Social integration is another thing that conceptually spans many layers. The API bindings are more of an integration activity and thus best fit in the "cylinder" or DB layer (where "DB" really is just a generic term for integration points where a relational DB is just a common form of integration). But the connection process is certain a web-layer activity, so it fits in the web layer. The lines here are clear, right? Well, no, not really because you configure Spring Social in one place (otherwise, you'd end up duplicating configuration). Therefore, we arrive at your question: Where does the configuration go?

    When faced with something that spans multiple layers, I tend to remember that many architecture diagrams aren't as cut-n-dried as "box-arrow-box-arrow-cylinder" and that sometimes there are boxes sitting to the side that are taller and span multiple layers. In other words, I place that layer-spanning concern in its own "box". I would capture the social pieces of my app together as a separate "layer".

    However, if I felt strongly compelled (or bound) to the 3-layers, I'd probably configure ConnectController and ProviderSignInController at the web level and everything else in the DB level. I could also argue for it to go to the service level, but that doesn't seem quite right to me, either.

    But then again, as I said from the outset, I've not troubled myself too greatly in the context of Spring Social so don't take my thoughts/opinion as authoritative. I'm willing to continue this conversation to see if we can arrive at something more authoritative.

    Comment


    • #3
      Thanks for the long detailed response.

      Yeah, I had the exact same thought process. While for us there is really just two layers. Since the DB/Repo and Service layers all go into the same ApplicationContext instance. Personally, I would love for it all to be in one web project and such. But we have 3 web apps and 3-4 vert.x apps that will all have to reuse the same domain objects, then some share the same service and repositories, and only by splitting them up into separate jars can we make that manageable.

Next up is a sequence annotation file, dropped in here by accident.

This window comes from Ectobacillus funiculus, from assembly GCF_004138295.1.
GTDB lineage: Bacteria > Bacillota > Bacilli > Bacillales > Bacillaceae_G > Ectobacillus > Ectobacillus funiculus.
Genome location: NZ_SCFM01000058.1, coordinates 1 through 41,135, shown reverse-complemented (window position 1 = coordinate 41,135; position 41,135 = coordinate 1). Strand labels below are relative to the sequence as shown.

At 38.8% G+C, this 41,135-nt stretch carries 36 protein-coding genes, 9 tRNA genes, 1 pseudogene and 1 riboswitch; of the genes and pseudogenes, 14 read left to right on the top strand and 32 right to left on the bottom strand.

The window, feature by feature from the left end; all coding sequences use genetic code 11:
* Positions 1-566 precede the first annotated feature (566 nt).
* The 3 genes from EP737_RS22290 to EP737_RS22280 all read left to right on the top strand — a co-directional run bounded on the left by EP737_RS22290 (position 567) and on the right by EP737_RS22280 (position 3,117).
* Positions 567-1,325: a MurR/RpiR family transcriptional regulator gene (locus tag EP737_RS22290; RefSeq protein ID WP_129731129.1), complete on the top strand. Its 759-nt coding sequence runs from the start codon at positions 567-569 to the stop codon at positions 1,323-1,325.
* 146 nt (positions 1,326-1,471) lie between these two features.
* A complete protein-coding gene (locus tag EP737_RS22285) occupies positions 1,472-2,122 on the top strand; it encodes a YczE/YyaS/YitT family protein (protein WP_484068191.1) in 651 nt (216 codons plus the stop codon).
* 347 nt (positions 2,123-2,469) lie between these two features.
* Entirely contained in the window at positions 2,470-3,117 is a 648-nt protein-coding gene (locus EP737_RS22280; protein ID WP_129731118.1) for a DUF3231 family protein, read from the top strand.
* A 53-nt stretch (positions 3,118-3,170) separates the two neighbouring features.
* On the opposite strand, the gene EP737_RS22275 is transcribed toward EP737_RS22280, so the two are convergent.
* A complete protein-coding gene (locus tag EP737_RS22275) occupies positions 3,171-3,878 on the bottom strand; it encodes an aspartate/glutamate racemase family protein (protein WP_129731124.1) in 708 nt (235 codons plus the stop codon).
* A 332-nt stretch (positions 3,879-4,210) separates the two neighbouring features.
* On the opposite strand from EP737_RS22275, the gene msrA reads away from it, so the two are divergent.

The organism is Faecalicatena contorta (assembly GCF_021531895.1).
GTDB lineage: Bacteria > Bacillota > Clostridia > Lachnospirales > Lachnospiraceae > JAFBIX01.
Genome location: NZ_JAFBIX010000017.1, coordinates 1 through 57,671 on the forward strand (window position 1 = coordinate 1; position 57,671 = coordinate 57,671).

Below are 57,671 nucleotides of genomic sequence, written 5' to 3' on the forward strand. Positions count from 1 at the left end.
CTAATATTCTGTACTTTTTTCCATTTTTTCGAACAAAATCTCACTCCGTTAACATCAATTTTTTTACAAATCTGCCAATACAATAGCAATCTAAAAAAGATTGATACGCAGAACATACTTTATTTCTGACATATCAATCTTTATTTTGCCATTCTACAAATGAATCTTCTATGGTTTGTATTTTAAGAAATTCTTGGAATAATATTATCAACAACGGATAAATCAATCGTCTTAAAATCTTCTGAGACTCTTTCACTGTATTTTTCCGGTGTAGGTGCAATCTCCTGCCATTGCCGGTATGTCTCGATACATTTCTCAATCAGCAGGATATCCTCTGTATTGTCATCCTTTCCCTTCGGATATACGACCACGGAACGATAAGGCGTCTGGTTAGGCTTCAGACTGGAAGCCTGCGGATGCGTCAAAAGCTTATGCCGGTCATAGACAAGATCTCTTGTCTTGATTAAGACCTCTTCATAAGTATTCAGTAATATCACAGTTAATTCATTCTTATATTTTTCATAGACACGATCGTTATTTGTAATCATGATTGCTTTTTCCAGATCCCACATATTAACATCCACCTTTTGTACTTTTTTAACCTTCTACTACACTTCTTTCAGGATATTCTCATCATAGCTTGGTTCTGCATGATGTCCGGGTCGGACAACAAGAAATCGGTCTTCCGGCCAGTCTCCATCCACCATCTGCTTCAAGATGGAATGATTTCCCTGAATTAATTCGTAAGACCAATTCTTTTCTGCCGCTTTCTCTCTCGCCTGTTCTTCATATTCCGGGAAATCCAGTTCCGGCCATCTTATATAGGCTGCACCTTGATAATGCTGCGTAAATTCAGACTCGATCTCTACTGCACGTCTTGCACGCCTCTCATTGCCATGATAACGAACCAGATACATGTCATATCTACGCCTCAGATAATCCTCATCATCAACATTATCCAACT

I am more compelled to keep the Social Web components on the web side and everything else in the all middle tier. Meaning db and service/repo combined.

      By the way the video from SpringOne on the subject looks great. I know you speak a lot. I do too, but you have a much better style and approach to speaking than I do.

      Thanks again.

      Mark

      Comment


      • #4
        Following the Spring Social Showcase. Well actually straight copy/paste. SimpleSignOnAdapter and DisconnectController will not import. I have Spring Social Web - which brings in core, and Spring Social Twitter and Facebook in my pom file.

        Thanks

        Mark

        Comment


        • #5
          So I had to create my own implementation of SignOnAdapter. But I still cannot find DisconnectController. It do not find in it the JavaDocs for Spring Social either. in 1.0.x and not in 1.1.x javadocs.

          Where is it?

          Thanks

          Mark

          Comment


          • #6
            DisconnectController is part of Spring Social Facebook Web. That's because (as far as I know), Facebook is the only provider that offers a callback to a custom app when a user severs a connection on Facebook. It's also only available in Spring Social Facebook Web 1.1.0.M1 and the latest snapshots.

            Comment


            • #7
              Thanks. Also just realized that I don't really need that functionality here.

              Thanks

              Mark

              Comment